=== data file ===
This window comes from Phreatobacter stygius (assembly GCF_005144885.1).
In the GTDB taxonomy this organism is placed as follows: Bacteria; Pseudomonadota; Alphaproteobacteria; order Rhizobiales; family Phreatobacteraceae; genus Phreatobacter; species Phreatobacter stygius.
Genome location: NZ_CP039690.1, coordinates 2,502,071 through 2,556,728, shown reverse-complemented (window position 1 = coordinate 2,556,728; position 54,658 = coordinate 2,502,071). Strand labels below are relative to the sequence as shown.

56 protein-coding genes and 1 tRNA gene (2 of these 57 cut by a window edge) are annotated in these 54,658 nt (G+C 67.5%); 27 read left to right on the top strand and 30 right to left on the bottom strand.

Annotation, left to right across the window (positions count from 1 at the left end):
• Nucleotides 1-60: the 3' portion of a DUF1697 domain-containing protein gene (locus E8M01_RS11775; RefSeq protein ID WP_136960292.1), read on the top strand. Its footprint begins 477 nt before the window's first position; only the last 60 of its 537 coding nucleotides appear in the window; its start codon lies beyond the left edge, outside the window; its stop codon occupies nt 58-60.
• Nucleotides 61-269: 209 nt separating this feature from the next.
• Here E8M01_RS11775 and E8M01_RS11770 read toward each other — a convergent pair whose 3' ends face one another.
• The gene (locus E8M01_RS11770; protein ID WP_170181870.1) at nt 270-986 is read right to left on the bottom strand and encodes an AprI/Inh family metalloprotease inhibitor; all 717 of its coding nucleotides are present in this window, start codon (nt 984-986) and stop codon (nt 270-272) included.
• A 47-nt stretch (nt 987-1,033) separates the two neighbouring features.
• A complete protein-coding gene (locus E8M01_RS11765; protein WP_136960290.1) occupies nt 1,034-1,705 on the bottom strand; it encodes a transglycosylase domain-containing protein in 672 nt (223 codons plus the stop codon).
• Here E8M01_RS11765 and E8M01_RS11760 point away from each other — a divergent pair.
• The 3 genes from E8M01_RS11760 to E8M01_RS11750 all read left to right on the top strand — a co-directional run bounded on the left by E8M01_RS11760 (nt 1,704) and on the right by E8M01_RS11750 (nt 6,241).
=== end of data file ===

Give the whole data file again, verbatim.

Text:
This window comes from Phreatobacter stygius (assembly GCF_005144885.1).
In the GTDB taxonomy this organism is placed as follows: Bacteria; Pseudomonadota; Alphaproteobacteria; order Rhizobiales; family Phreatobacteraceae; genus Phreatobacter; species Phreatobacter stygius.
Genome location: NZ_CP039690.1, coordinates 2,502,071 through 2,556,728, shown reverse-complemented (window position 1 = coordinate 2,556,728; position 54,658 = coordinate 2,502,071). Strand labels below are relative to the sequence as shown.

56 protein-coding genes and 1 tRNA gene (2 of these 57 cut by a window edge) are annotated in these 54,658 nt (G+C 67.5%); 27 read left to right on the top strand and 30 right to left on the bottom strand.

Annotation, left to right across the window (positions count from 1 at the left end):
• Nucleotides 1-60: the 3' portion of a DUF1697 domain-containing protein gene (locus E8M01_RS11775; RefSeq protein ID WP_136960292.1), read on the top strand. Its footprint begins 477 nt before the window's first position; only the last 60 of its 537 coding nucleotides appear in the window; its start codon lies beyond the left edge, outside the window; its stop codon occupies nt 58-60.
• Nucleotides 61-269: 209 nt separating this feature from the next.
• Here E8M01_RS11775 and E8M01_RS11770 read toward each other — a convergent pair whose 3' ends face one another.
• The gene (locus E8M01_RS11770; protein ID WP_170181870.1) at nt 270-986 is read right to left on the bottom strand and encodes an AprI/Inh family metalloprotease inhibitor; all 717 of its coding nucleotides are present in this window, start codon (nt 984-986) and stop codon (nt 270-272) included.
• A 47-nt stretch (nt 987-1,033) separates the two neighbouring features.
• A complete protein-coding gene (locus E8M01_RS11765; protein WP_136960290.1) occupies nt 1,034-1,705 on the bottom strand; it encodes a transglycosylase domain-containing protein in 672 nt (223 codons plus the stop codon).
• Here E8M01_RS11765 and E8M01_RS11760 point away from each other — a divergent pair.
• The 3 genes from E8M01_RS11760 to E8M01_RS11750 all read left to right on the top strand — a co-directional run bounded on the left by E8M01_RS11760 (nt 1,704) and on the right by E8M01_RS11750 (nt 6,241).